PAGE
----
Although half the world’s hydrocarbons output comes from carbonate formations, the exploration and especially the production of reserves contained in such reservoirs remains complex, due to their significant and rather unpredictable heterogeneity. An optimized and pertinent characterization coupled with a specific model are crucial for reaching a better understanding of the structures, their dynamic behavior and their future production profiles.
By pooling our geological and engineering expertise, we have developed a disruptive approach based on the use of geologic outcrops as reservoir analogues, which we call dynamic analogues. This is the innovative approach being implemented on the Albion R&D project in France, which will enable us to observe in situ fluid flows in a geological environment similar to that of certain carbonate reservoirs in the Middle East.
Improved prediction accuracy
A great majority of the hydrocarbon reserves in the Middle East – 90% of the gas and 80% of the oil –is found in carbonate reservoirs, i.e., in calcareous or dolomitic rocks. The structural organization of carbonate formations is difficult to appraise due to the significant heterogeneity typical of these rocks, which results from several factors that include the biological component of limestone formation, the chemical instability of the calcium carbonate that makes up the rock, and the brittle deformation phenomena that affect carbonates more than other types of rock. For these reasons, grasping the geology of carbonate reservoirs is always a challenge for the oil and gas industry.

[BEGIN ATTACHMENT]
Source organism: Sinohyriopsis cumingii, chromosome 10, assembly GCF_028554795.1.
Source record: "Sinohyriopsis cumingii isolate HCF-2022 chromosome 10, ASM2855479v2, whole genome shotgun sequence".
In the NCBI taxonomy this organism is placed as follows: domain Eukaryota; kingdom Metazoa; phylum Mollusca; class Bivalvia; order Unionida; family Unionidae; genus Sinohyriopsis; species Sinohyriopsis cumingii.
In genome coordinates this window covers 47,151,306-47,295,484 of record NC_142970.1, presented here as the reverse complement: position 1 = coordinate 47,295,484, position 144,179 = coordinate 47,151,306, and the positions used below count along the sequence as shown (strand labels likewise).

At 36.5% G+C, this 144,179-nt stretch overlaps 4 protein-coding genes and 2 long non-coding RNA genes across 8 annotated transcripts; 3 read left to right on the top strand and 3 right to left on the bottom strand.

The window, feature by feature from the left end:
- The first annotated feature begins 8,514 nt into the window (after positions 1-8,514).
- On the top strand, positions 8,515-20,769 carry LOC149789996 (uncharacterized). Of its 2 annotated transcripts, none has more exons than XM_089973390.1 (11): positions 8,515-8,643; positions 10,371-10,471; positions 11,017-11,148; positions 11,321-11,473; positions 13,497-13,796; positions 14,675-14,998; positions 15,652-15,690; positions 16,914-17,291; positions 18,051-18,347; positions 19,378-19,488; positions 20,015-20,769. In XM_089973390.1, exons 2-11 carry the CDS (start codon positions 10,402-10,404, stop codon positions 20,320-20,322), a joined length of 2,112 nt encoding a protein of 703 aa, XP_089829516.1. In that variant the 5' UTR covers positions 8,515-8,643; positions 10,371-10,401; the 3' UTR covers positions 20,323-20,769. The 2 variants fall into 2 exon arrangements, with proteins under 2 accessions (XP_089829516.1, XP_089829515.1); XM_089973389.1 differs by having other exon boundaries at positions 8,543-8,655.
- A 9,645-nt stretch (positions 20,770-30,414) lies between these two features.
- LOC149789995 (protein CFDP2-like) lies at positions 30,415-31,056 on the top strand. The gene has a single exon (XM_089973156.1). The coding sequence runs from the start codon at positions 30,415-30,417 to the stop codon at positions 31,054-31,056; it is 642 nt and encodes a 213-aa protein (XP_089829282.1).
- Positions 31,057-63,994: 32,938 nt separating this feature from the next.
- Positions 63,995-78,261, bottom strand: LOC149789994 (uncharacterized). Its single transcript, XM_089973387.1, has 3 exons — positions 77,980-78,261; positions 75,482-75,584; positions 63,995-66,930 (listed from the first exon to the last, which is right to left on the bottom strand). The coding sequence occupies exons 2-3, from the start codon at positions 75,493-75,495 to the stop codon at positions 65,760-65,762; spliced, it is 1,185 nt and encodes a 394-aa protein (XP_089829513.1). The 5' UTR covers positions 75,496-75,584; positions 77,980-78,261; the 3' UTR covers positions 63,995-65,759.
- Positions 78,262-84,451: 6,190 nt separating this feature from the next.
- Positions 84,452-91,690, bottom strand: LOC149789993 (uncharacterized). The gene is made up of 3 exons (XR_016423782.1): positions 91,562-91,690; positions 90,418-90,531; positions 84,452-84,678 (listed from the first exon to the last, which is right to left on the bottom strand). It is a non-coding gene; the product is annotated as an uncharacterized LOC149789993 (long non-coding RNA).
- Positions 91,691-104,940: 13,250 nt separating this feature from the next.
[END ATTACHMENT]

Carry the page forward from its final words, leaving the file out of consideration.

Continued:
Models are therefore an essential tool for predicting the dynamic behavior of the reservoirs, optimizing field developments and predicting the future production profiles with the related uncertainties. The problem is that modeling has proven more difficult for carbonates than for other reservoirs, precisely because of their heterogeneous petrophysical properties, a legacy of their complex geological history. Extrapolations from characteristics measured at the well are often imprecise, and this will undermine accuracy when predicting dynamic behavior and production levels.
Maximizing the value of resources found in carbonate reservoirs thus demands a clearer understanding of the spatial distribution of storage and flow properties within the rocks in relation to their stratigraphic, sedimentary, diagenetic and structural history. Correlating this geologic history with the fluid dynamics of the fields during production is one key to improving the fidelity of our models. Accordingly, we have spent the past several years searching for dynamic analogues, i.e., reservoirs presenting partially similar properties, or field analogues featuring characteristics comparable to those of the carbonate reservoirs.
Discover the Albion project in the heart of the Vaucluse region